The reverse implication (ii) (i) follows from the principle of linear obstruction [15, Proposition 3.5] (see also [1]) in the case of an ideal of linear type (necessarily, ). In order to suitably extend to ideals of residual linear type, one could in principle use the main criterion of [15] and the terminology thereof. Let denote the linear syzygy matrix of . Thus, the weak Jacobian matrix of ([15, Definition 2.2]) can be thought of as the Jacobian matrix of the quadrics in obtained by replacing every product in by , if , and by if (thus, we need char). In the case , an easy strong duality works here to yield that and the Jacobian dual of define the same cokernel, hence have the same rank. But the Jacobian dual of is , hence . For ideals of residual linear type, one needs an analogue that says , where , with a (prime) toric ideal. Since is monomial, a sufficiently elaborated application of Corollary 3.2 shows that the minors of are monomials. Since is toric, then . Therefore, we are reduced to show that . It is this the missing argument, for which one may have to bring in the other underlying facts of birationality – e.g., the logmatrix of has maximal rank and, moreover, coker is torsion free as module (the latter issues from the criterion in [15]).
Henceforth we assume that for all . It is convenient to interpret a set of monomials of degree two in terms of graphs, possibly with loops. Thus, consider the graph on the vertex set whose set of edges and loops correspond bijectively to the pairs such that (possibly ). Denote by the underlying simple graph obtained by omitting all loops. Notice that, in our situation, the logmatrix of is the incidence matrix of and the monomial subring is the edge subring of the graph .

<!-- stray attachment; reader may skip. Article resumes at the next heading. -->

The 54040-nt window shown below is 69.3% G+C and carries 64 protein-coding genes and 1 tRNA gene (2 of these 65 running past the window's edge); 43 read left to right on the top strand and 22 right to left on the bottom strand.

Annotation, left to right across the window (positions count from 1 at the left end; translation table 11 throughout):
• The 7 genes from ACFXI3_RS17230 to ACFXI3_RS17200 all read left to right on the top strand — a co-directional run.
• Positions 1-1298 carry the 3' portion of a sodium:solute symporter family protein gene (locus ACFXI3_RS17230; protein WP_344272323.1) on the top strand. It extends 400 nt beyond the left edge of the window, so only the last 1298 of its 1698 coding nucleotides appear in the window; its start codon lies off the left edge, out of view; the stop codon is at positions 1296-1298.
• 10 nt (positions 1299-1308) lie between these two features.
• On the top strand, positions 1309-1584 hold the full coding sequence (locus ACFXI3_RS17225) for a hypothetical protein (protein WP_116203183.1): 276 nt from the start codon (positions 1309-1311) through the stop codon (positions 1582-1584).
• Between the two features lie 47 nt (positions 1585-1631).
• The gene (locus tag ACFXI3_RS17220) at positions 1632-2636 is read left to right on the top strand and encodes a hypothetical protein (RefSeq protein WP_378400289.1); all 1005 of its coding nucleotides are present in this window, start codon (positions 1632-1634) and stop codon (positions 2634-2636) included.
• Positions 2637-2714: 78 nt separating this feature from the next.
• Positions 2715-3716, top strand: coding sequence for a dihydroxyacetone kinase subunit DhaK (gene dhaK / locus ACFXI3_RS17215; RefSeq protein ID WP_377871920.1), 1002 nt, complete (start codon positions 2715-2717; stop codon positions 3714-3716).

One basic result for cohesive sets of monomials in degree reads as follows.
Proposition 4.6
If is a set of forms of degree with no nontrivial common factor. Then if and only if is cohesive.
Proof. One implication follows immediately from Lemma 4.1. For the reverse implication, assume that is cohesive. Then the corresponding graph as above is connected, hence the underlying simple graph has a spanning tree . Being a tree, has edges. The required result is easily verified in this case by induction on the number of vertices: consider the subtree obtained by removing a vertex of degree one and the corresponding edge, say, . By the inductive assumption, , so let denote an submatrix thereof of rank . If is any edge of then, by restoring the removed vertex and edge, yields a linear syzygy of involving edges and and a submatrix of formed by bordering with the corresponding column syzygy and a last rows of zeros. It is clear that this has rank .
This takes care of the spanning tree . Next, one successively restores edges and loops on to in order to recover the whole , this time with no new vertices. By a similar token, adding one such edge or loop at a time to the connected subgraph , will increase by one the rank of the new submatrix of formed by bordering as before the previous one with the column corresponding to the added edge or loop.
Before we set ourselves to state the main result of this section, the following observation seems pertinent. Quite generally, as used in the proof of Lemma 4.1 and easily shown, the field of fractions of the Veronese algebra is generated by the fractions and the pure power . Thus, a simple condition in order that be birational is that be expressed as a fraction whose terms are products of the monomials in . Now, in particular, if all these monomials are squarefree then a reasonable tour de force may be needed in order to accomplish it. Thus, e.g., for it is not difficult to guess that the corresponding simple graph must have a cycle of odd length. At the other end of the spectrum it is possible, by such elementary considerations, to guess conditions under which one has enough fractions out of the monomials in .